Challenge the Proposed Bargaining Unit | Employers who believe that the bargaining unit proposed by the union is not an appropriate bargaining unit have the ability to challenge the proposed unit through a hearing conducted by the National Labor Relations Board. Employers typically challenge proposed bargaining units because the units are comprised of managerial employees or do not include certain employees who should naturally be included. After all, the proposed bargaining unit is tailored made by a union to have the highest chance of success after a secret ballot election. At the hearing, both sides elicit testimony from witnesses and submit evidence to the Board as to why they believe the proposed bargaining unit is appropriate or not appropriate. The Board then renders a decision on who should vote in the election, and the organizing campaign continues as directed by the decision.
Challenging a proposed bargaining unit involves detailed procedures and a formal NLRB hearing. Austin Legal advises that counsel should be involved in the decision-making process and formal hearing to ensure the company’s rights are fully protected.
Campaigning Before Union Elections | Unions are given incredible leniency in what they can say and do during organizing campaigns. For example, unions can make promises that they know they cannot keep. Unions can lie to prospective members about what rights an employee gives up when he or she signs an authorization card. Only unions may directly campaign to employees within 24 hours of an election.
Employers, on the other hand, are restricted in what they can do during union organizing campaigns. Employers are not allowed to make promises; a promise can be construed as a threat if a union is voted in or a benefit to keep a union out. Companies cannot make any changes to wages or working conditions, regardless of corporate necessity, unless those changes were planned (and well documented) in advance of learning about the organizing campaign.
Of course, these examples are very basic. Contact Austin Legal for a full understanding of what employers can and cannot do during a union organizing campaign. A wrong move during this critical time could be the difference between remaining union-free and having and unionized workforce.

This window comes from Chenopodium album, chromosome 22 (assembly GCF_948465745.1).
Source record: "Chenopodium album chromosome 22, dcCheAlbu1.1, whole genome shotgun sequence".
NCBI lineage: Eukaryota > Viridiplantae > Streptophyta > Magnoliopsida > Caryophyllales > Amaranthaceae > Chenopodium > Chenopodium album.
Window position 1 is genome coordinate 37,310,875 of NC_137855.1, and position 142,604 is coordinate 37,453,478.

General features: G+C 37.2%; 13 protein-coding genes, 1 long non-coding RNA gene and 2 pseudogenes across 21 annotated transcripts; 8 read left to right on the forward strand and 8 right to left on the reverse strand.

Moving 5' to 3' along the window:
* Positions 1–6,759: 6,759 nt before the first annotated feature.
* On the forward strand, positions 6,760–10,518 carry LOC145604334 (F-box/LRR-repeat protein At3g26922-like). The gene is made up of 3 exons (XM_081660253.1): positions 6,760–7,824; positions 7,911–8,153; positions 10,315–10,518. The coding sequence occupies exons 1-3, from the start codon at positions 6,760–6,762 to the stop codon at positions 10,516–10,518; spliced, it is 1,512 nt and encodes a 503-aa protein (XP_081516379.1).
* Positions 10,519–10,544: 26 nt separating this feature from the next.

Union Elections | After challenges to the proposed bargaining unit, if any are made, and after campaigning has concluded, a secret ballot election is held. Although some elections have been conducted via mail-in ballots, most elections occur in person and on the employer’s premises. The election format is consistent: an NLRB field agent sets up a voting booth, each side chooses an observer to ensure that impartiality and secrecy prevail, employees vote inside the voting booth, and after the polls close the field agent counts the ballots. Once the counting of the ballots has ended the union and employer know immediately which side won the election. There is a procedure for challenging the ballots if the number of challenged ballots could affect the outcome of the election.
If the workers elect to not be represented by a labor union, then the union must wait at least one year before petitioning the National Labor Relations Board for another representational election.
If the workers elect to be represented by the union, negotiations for a first collective bargaining agreement will begin a few weeks after the election. First contract bargaining is intimidating and complicated for employers who have never engaged in union negotiations. Austin Legal has seen too many contracts that contain certain language detrimental to employers simply because companies either did not know the effect of that language or just wanted to get the negotiations behind them and get back to work. Hiring legal counsel to help negotiate a first contract is essential to the long-term success of your company.